February 21 WAS celebrated as the International Mother Language Day all over the world to promote awareness of linguistic and cultural diversity and to promote multilingualism. It was therefore a coincidence that more than 70 journalists and rights activists from Nepal and India - mainly from the bordering towns of West Bengal - gathered in Kakarvitta of Jhapa district to explore ways of interacting with each other on border issues between the two countries. Although, the event was not planned to be held on the international Mother Language Day, it was a subtle serendipity that nationals from two different nations who shared the same mother language were exploring how news and views could be disseminated to solve issues faced by people on a day to day basis on both sides of the border. Human Rights Journalists Association (HURJA) facilitated in bringing journalists and rights activists working along both sides of the border to explore how journalists from both sides could work together to disseminate the factual realities of people, animals, goods, drugs, crime that cross across boundaries no matter what lines are drawn by legal parameters said Ghanshyam Khadka, chair of HURJA. The energy generated by nationals of two countries speaking in one common language indicated that human conflicts could be resolved if diplomacy could be shifted from political barriers to people to people level.
Media impact Media is closely inter-linked with globalisation. The impact of media is instant and it moves quicker than any material goods or people. It has a tremendous impact on both sustaining and weakening or eroding the fabric of social life. Digital media has now made transborder data flow across political boundaries an instant reality. Media actively constructs people’s identity across the dimensions of nations, race, class, gender, ethnicity in a number of ways, which often lead to homogenisation process. Thus, in countries like Nepal and India, which share a 1,770 km long open border, it is important to explore how media can rise above designs to suit the strategies of political parties or increase the profits of capitalist firms. Nepal-India open border includes the Himalayan territories as well as the Indo-Gangetic Plain. The two countries have no fences along the border so people, animals, smuggled goods, narcotic and natural resources move in and out all along. Rights activists like Supritam Raj Basu from Siliguri, India and Arjun Karki from Jhapa, Nepal have been fighting for environmental protection and protection of animals like elephants from both sides. The struggle to save the Elephants from angry people who have lost the lives of their family members, their homes and their agricultural products when the huge animals stampeded along the area they recognised as their natural habitat and to get compensation for the affected families have been a big struggle on both sides of the border. Indian journalists including Pramod Giri, Raja Puniani Sukna, Ashish Pradhan – all from Siliguri -, Prashant Acharya, Bagdogra and Vibek Chetri from Darjeeling, and Bishnu Neuopane of Gantok shared the view that the special relation between India and Nepal could definitely be improved when journalists from both sides worked together on common issues. During the pandemic, several events related to the human trafficking and stranded migrant workers occurred. People to people collaboration along both sides helped getting vulnerable people safely to their homes. There are women married to men from both sides and the need for family reunion in emergencies. These had been facilitated by efforts of the civil societies and journalists. Apart from this, there are two existing territorial disputes between India and Nepal over the Kalapani territory, a 35 square kilometres (14 sq mi) area at the India–Nepal–China tri-junction in northwest Nepal, and Susta, a 20 square kilometres (7.7 sq mi) and 140 square kilometres (54 sq mi) area in southern Nepal. Unfortunately, during the pandemic the Kalapani border dispute arose to create an acidic relation between the two nations. This chaos even questioned the “special relation” and the “roti-beti” relationships between the two countries. The interaction was focused on exploring how, on the basis of informal second track diplomacy, this acidity could be removed. A transboundary media network between countries like Nepal and India and if possible between the South Asian countries could be a need of today. The time has now come to make sure that the acidity in the people to people relation does not get too overstretched. A transboundary network of media and in a similar way a transboundary network of the corporate sectors can use strategic diplomacy to pressurise the governments to sort out disputes and lead both countries towards prosperity.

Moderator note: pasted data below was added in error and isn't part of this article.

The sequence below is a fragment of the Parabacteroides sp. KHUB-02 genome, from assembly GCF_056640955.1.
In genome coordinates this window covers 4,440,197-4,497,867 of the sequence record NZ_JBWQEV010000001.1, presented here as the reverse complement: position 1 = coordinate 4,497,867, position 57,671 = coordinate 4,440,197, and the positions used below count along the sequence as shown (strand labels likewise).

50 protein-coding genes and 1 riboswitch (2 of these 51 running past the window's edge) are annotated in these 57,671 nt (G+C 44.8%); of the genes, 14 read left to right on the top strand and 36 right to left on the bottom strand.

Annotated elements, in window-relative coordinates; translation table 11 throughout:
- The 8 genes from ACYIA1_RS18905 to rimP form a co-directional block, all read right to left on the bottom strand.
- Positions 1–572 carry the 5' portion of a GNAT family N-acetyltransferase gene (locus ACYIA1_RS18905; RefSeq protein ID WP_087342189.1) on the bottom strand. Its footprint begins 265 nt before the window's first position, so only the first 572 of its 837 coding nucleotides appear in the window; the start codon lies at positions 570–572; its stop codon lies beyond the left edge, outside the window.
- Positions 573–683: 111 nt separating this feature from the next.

Diplomacy During conflict resolution a variety of diplomacy is applied. Terms such as “formal diplomacy”, “Track One Diplomacy”, “Track Two Diplomacy” and “Multi-Track Diplomacy” are common in conflict resolution vocabulary. “Quiet Diplomacy” is popularly known as president Thabo Mbeki’s approach to regional political problems in South Africa (Christopher Landsberg, 2004). Track One Diplomacy has for a long time been complemented by Track Two Diplomacy (Montville, 1991). Track Two parties are not inhibited by political or constitutional power, therefore, they can express their own viewpoints on issues that directly affect their communities and families. During Nepal-India conflict resolution, the governments pursued the Track One Diplomacy. However, there may now be a need of Track Two Diplomacy to look into border issues and help amicable solutions to avoid a backlash and animosity among the people of both the countries. Thus, a transboundary media network could play an important role in addressing issues related to cultural and social values.
(Namrata Sharma is a senior journalist and women rights advocate. email@example.com Twitter handle: NamrataSharmaP)